If you don’t know me, my name is Ethan. I am Velda’s son, and I love to program. Really, my mom didn’t teach me how to program… she just helped me get interested, find tools, and figure out how to figure things out. Maybe these tips and tools will help you.
They say if you teach a kid more than one language when they’re little, it will always be easier for them to learn other languages. Same goes with programming: don’t let your kid settle into just Java, for example. Mix it up with some PHP, or even HTML and CSS. Mom even had us use different operating systems. Who runs Windows, OSX, and a few flavors of Linux all under one roof? We do.
Also, teach your kids how to figure things out for themselves. Mom pretty much did this by staying really busy herself. If we couldn’t figure something out, instead of solving it for us, she’d tell us how to look for solutions. I learned to google, to look at others’ code examples, and to read the manual.
Another thing about mom staying busy: she doesn’t have time to be pushy. Don’t push your kids in this or they’ll probably hate it. Just let them be, and help them when they ask for it.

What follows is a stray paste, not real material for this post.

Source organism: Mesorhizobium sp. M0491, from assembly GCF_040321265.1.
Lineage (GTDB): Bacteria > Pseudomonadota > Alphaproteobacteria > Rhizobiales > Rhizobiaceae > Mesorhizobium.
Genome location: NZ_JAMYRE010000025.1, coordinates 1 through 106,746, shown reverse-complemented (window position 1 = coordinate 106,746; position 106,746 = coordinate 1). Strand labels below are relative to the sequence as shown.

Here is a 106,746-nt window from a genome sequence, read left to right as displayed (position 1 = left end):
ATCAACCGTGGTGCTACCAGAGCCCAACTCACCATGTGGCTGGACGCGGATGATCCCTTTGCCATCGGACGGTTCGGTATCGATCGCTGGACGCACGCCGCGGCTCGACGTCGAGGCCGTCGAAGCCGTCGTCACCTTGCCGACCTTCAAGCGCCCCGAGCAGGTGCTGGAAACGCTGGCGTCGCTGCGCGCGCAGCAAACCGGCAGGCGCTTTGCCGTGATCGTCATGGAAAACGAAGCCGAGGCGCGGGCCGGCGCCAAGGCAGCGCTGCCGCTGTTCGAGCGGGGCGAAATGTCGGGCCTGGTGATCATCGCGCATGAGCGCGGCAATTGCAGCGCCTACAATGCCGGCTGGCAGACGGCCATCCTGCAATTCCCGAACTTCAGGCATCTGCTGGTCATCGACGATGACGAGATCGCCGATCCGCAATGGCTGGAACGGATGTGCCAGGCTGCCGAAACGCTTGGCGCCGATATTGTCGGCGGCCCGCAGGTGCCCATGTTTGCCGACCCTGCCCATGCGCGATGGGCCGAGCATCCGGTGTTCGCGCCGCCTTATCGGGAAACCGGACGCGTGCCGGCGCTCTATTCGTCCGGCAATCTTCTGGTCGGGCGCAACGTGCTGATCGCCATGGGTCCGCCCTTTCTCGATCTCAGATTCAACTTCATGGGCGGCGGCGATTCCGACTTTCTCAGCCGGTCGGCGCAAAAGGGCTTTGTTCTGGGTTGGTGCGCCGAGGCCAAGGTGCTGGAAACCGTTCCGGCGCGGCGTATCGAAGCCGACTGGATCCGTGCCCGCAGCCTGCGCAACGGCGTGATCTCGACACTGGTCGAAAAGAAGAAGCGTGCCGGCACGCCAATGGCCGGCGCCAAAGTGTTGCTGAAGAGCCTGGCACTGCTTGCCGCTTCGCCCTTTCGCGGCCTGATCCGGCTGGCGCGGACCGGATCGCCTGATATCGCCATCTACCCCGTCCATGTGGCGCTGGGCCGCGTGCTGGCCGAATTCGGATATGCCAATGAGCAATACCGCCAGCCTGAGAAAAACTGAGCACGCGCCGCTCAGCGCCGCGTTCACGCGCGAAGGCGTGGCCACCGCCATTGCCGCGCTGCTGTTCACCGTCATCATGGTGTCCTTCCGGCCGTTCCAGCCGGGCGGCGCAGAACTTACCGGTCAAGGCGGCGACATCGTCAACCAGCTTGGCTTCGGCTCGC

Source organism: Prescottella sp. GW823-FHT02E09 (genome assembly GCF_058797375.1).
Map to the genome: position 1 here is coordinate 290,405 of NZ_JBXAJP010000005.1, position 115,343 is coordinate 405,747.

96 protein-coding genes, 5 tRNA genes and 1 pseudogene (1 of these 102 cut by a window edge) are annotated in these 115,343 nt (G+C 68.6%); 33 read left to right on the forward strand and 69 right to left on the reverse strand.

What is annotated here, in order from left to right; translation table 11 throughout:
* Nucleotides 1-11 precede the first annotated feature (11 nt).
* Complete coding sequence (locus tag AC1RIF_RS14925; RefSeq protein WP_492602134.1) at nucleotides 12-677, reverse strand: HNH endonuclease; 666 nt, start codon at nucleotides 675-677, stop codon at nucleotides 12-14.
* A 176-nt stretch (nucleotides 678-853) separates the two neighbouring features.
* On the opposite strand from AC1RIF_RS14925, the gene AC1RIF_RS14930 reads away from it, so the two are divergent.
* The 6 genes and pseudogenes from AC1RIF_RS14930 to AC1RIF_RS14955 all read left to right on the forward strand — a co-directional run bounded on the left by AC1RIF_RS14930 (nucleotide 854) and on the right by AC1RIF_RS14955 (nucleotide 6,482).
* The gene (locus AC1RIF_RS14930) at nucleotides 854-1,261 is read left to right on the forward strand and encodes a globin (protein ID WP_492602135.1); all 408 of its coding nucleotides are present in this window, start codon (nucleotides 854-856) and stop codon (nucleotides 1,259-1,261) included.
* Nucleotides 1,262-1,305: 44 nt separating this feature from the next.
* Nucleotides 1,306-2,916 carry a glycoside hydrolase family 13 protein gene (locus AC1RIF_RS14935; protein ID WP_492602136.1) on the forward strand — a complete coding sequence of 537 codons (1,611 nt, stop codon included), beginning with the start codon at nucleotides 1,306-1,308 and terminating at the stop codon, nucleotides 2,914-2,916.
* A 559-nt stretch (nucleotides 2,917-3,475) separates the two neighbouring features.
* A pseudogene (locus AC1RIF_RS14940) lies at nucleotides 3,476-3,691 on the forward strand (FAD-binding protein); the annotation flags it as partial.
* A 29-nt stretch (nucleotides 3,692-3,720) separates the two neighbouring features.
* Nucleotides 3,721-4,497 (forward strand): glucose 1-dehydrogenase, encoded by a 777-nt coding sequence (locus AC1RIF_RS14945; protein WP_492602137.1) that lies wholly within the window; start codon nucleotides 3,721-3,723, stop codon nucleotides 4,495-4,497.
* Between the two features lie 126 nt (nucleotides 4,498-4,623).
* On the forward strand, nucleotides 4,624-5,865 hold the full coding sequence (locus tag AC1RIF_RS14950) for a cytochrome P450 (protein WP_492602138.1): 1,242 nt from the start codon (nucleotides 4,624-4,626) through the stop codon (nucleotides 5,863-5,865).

Here’s a note from the editor (Mom/Velda) … In case you’re wondering WHY you should teach the kids to program, check this out
Before we even talked about languages, Mom had us play games that mimic programming. Like Light Robot — just try not to get addicted. Your kids will too.
Then you can ease in to something like Scratch. I’m pretty sure many of you have heard about Scratch, but for those who don’t know any thing about it, Scratch is a place where your kid can explore programing. They don’t even have to memorize phrases! It has a menu with natural phrases that are used as everything they need to make a good program. The first time on Scratch usually doesn’t take much guidance, so let them do their own thing for a while.
JUDO is a Java IDE for children that teaches you about the basics of real programming. From conditionals, to operations, and even graphics! The first step is for them to learn the basics of JUDO. This can be from looking at example programs, reading the tutorial, and from trying it out themselves. After they figure it out, ask them to make a small program that asks for your name, says hello, and does other fun things. For example, it may be changing the background if you said something specific, or drawing a shape if you didn’t say anything.
Last but not least, how about some real-world programming experience? Can kids do that? I’m just getting started myself. Open Source Software lets you download a program and modify it however you’d like. So we can download WordPress.org, for example, then play with it however we’d like. If I figure out something super handy, maybe I’ll publish it back.
So that should about cover it. I hope you learned what to teach your child. This is how I learned it, and your kid can too. Got any questions? Just ask.